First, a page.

Jessica Eaton

Jessica Eaton

School of Psychology
Doctoral Researcher

Contact details

School of Psychology
University of Birmingham
B15 2TT

Jessica Eaton is undertaking doctoral research into the way in which external victim blaming myths and explanations are absorbed by women who have experienced sexual violence and contributes to their own feelings of self-blame and potential for revictimisation. Jessica is using a mixed methods approach to explore the experiences of the general population, victims of sexual violence and the professionals that offer them support.


  • BSc Psychology (Hons)
  • Diploma in Cognitive Behavioural Therapy Skills


Jessica Eaton is a national specialist course writer, trainer and speaker on the topic of Child Sexual Exploitation and Modern Slavery. Jessica is the Training Manager for a national programme of accredited bespoke CSE training and consultancy, managing a national team of CSE specialist trainers and speakers. Jessica has written extensively on the topics of child sexual exploitation and has recently featured in training DVDs for police forces and professionals. Jessica has an extensive background in sexual violence victim services and the vulnerable and intimidated witness services in the UK criminal justice system.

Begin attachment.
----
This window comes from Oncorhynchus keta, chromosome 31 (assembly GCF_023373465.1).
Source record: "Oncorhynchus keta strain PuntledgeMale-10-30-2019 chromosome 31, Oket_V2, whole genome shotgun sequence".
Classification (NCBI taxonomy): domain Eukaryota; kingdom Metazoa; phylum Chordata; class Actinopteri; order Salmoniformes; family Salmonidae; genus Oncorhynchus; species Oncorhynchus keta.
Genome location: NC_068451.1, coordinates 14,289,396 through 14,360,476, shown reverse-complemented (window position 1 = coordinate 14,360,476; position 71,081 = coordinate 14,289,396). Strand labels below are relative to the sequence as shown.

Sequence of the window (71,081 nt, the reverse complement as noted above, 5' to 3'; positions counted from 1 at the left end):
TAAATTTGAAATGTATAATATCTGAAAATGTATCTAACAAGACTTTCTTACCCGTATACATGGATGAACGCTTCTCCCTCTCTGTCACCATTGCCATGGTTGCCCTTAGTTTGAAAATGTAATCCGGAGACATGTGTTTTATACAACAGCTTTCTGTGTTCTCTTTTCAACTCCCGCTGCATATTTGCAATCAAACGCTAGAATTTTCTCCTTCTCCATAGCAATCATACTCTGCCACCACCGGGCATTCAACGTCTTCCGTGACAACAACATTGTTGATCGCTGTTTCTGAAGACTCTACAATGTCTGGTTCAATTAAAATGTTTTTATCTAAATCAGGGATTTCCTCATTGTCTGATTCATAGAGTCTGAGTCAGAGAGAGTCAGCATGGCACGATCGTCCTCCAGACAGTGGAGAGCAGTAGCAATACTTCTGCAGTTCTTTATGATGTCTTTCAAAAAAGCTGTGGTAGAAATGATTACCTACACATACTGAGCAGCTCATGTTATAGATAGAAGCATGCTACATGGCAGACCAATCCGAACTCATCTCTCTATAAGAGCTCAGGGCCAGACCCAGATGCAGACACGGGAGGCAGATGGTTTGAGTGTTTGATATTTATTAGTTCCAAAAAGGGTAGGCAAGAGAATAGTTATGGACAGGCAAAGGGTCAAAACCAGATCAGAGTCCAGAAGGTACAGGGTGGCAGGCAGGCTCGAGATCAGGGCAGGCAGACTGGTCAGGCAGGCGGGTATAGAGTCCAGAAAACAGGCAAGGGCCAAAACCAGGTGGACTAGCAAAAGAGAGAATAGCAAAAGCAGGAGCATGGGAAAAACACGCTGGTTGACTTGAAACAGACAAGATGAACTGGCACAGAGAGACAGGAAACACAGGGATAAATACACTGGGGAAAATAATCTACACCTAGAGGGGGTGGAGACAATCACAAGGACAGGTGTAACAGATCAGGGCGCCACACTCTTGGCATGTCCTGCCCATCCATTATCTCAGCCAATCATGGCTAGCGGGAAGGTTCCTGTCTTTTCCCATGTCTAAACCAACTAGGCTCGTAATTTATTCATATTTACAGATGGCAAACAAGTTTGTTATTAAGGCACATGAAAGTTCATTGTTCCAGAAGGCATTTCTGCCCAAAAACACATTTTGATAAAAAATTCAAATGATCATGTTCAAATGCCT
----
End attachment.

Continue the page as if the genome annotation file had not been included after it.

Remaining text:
Doctoral research

PhD title
How external victim blaming and self-blame affects the recovery and revictimisation of women who have experienced sexual violence
Professor Heather D. Flowe


Research interests

  • Victims and Survivors of Sexual Violence and Abuse
  • Victim Blaming and Self-Blame
  • Sexual Violence in the Criminal Justice System
  • Rape Myths and Stereotypes
  • Feminism and Feminist Approaches to Sexual Violence
  • Child Sexual Exploitation and Abuse
  • Male mental health and masculinity

Other activities

Jessica is the Founder and Chairperson of The Eaton Foundation. In September 2015, she founded and launched the first Male Mental Health and Wellbeing Centre in the UK in Burton on Trent, Staffordshire. She has featured in the national press and on national television talking about the impact of stigma on male mental health and the perception of masculinity as a barrier to accessing support services.